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​Initial museum collections begun in Science Building by Bob Searles. Later that year, Charles Long, (Mammalogist-Biology) and Robert (Bob) Freckmann (Botany) formalized the Museum of Natural History under the auspices of a steering committee from various departments. Steering Committee consisted of both Long and Freckmann as well as: George Becker (ichthyology), Phil Bjork (paleontology), Vince Heig (ornithology), Garry Knopf (herpetology), John Moore (anthropology) Marshall Parry (geology). Museum was created to exhibit portions of the research and teaching collections and to acquire specimens related to research in Biology, Geology, and Anthropology/Archaeology.


​Robert Searles (Biology) served as first volunteer director for one year.


​Charles Long took over as Director in 1969, duties included organizing scientific publications, teaching the museum techniques course and advising the recently created Museum Methods Minor.


​Art student Ed Marks (museum exhibit builder for 24 years) hired.


​Museum moved to LRC (Albertson Learning Center).


​Museum operated under the direction of the steering committee until Dean Joe Woodka appointed a .25 position as Director.


​Ed Marks hired as "Curator of Education."


​Museum partnered with, the Retired Senior Volunteer Program at the Lincoln Center, Portage County.


​Museum assigned to the Assistant Chancellor for University Relations, Dr. Helen Godfrey.


​Museum offers off site programming with a 50-mile radius.


​Bill LeGrande (Biology) served as Director and Museum Methods Minor advisor (.25 position), Menominee Clan Story Exhibit begun.


​Museum Techniques course co-taught by Bob Freckmann and Ed Marks.


​Passenger Pigeon donated.


​New exhibit construction begins.


​Frank Bowers (Biology) served as Director.


​Administration severs collections and research from exhibits in opposition from volunteer curators, Museum website launched, Museum moves from University Relations to COLS under Justice Paul.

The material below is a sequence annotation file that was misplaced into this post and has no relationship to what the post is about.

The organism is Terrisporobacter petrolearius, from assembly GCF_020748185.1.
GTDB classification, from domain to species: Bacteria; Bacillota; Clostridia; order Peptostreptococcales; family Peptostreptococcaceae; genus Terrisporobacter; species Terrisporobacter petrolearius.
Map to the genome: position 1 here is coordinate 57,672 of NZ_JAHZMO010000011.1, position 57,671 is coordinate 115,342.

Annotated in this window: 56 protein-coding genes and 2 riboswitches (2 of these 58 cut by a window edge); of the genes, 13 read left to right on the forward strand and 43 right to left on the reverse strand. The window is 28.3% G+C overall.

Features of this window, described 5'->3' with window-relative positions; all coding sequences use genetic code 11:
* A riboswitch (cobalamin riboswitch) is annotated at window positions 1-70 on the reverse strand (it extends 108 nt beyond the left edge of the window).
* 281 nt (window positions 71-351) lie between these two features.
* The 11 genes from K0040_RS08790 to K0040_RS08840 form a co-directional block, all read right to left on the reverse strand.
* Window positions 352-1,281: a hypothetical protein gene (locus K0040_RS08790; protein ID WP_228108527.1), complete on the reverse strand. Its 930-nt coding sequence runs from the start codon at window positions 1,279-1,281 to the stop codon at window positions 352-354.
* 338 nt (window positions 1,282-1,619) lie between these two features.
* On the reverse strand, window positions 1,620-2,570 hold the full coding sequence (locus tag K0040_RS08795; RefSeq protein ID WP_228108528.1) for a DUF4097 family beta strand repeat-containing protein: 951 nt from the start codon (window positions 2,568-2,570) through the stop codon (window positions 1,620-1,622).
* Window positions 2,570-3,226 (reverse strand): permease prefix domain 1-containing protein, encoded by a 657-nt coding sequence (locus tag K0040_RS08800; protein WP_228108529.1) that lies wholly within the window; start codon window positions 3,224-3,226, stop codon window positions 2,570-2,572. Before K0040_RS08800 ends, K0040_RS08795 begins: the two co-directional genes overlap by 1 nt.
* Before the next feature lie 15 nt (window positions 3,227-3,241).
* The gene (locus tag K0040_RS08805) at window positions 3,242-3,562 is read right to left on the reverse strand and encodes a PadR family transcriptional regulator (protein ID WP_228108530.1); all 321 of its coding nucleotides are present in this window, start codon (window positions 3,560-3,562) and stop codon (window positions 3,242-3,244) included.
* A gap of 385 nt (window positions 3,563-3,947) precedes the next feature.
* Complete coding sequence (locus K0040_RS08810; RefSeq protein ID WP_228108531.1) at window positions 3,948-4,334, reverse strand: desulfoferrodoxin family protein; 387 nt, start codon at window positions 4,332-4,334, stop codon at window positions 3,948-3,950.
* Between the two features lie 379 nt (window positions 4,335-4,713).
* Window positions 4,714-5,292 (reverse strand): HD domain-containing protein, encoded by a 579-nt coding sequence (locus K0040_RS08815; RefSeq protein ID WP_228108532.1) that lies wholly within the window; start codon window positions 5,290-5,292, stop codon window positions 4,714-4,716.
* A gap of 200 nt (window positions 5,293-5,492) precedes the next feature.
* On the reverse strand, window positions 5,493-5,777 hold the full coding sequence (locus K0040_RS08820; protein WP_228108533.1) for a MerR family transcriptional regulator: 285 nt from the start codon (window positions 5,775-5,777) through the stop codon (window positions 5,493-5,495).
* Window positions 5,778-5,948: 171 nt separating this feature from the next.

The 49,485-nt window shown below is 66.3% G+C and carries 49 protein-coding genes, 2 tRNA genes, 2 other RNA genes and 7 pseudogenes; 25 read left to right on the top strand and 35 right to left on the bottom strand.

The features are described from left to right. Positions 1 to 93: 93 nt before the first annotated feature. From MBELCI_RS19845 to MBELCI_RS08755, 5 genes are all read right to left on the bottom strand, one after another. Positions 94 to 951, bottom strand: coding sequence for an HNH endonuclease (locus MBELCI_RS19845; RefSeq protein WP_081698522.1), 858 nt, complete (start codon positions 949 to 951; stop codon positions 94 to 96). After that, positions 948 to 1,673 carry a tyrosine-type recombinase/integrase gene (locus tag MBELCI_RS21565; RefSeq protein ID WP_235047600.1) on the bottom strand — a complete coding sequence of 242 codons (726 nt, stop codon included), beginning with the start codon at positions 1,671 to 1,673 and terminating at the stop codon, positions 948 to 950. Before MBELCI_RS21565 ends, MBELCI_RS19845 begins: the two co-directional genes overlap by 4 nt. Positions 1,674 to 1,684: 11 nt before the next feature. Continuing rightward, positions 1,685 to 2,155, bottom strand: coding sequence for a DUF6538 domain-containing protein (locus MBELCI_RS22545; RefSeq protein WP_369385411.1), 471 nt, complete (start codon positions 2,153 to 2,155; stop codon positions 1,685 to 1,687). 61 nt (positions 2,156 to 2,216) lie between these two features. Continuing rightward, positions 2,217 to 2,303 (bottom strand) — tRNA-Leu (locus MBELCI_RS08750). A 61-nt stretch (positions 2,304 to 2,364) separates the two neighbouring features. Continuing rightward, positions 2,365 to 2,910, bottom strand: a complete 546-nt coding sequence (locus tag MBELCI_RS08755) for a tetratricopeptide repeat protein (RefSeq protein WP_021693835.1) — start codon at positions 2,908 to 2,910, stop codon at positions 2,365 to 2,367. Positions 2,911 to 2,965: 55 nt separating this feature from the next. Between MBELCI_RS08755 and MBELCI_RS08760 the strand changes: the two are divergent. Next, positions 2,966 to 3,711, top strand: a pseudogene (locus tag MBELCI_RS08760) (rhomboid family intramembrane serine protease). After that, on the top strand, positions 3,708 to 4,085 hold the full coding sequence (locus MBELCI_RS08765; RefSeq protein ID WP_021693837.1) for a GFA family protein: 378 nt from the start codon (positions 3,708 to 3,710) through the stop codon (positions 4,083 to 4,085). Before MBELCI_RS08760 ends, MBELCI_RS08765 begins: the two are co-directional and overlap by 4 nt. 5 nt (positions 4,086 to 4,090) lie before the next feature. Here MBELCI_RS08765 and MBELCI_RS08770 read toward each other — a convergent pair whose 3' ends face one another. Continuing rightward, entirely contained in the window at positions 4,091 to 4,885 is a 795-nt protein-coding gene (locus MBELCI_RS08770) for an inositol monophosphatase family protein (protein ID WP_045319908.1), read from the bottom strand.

​Volunteer curators publish 42 volumes of Reports on the Fauna and Flora of Wisconsin series.


​Museum serves over 450 schools offering 150+ presentations per year.


​Museum Collections Policy drafted, Museum Advisory Board assembled.


​Dean Justice Paul retires, Dean Lance Grahn becomes Museum CEO and abolishes Advisory Board.


​Ed Marks retires, Ray Reser appointed Interim Director.


​Multiple interim Directors (Erik Wild-Biology, Sandhya Ganapathy- Anthropology, Ray Reser- Geography/Geology) cover museum duties, Dr. Reser conducts first comprehensive inventory of natural science collections held by UWSP. Annual "Collection Crawl" museum-wide collections open house for the public instituted.


​Museum space remodeled with expansion of store, exhibit and office areas. Rotating exhibits added, new exhibits constructed, Curators Committee formed, American Association of Museums accreditation begun, Speakers program and annual events initiated, Website expanded and updated, Social Media pages created. Following a national search, Dr. Ray Reser hired as first permanent Director of the museum and appointed Curator of Archaeology and Anthropology.


​Phase one, Organizational Assessment successfully completed for American Association of Museums, Exhibit redesign to integrate with existing research and academic coursework initiated. Collections Management Assessment completed. Updated Museum website launched.


Discussion and planning for relocating the museum to the Old Science Building begins. Museum programming for K-12 and store significantly expanded. Website redesigned​.


Fluid collections become non-code compliant due to changes in state and national fire codes. Debates between campus agencies, state agencies, and local Fire Marshall's office reveal there is no standard approach for bringing scientific collections in flammable fluid mediums into compliance with recent code changes. Existing fire codes, where applicable, are inconsistent, conflict with each other, or do no apply to scientific collections. UW-System has no set approach to what fire codes campuses should abide by. The State Fire Marshall's Office refuses to provide comment. Museum Director's Office drafts multiple solutions including off-campus storage, construction of stand-alone flammable storage near maintenance area, renovation of existing storage areas​.


Museum Director in concert with collection curator and Dean decides under duress to dump majority of flammable fluid mediums in ichthyology collection​s to meet fire code and bring UWSP back into compliance. This action was formally stated by the Museum as counter to collections management best practice, and is undertaken as a temporary action which by general agreement with all stakeholders will be reversed as soon as practicable (e.g. 2018).


UWSP, the Museum, and the Stevens Point Fire Department (SPFD) draft MOA after significant research and TNR 414 is remodeled with additional storage to meet updated local fire codes and fluid collections agreement. TNR room 414 has formal sign-off as code compliant by SPFD​.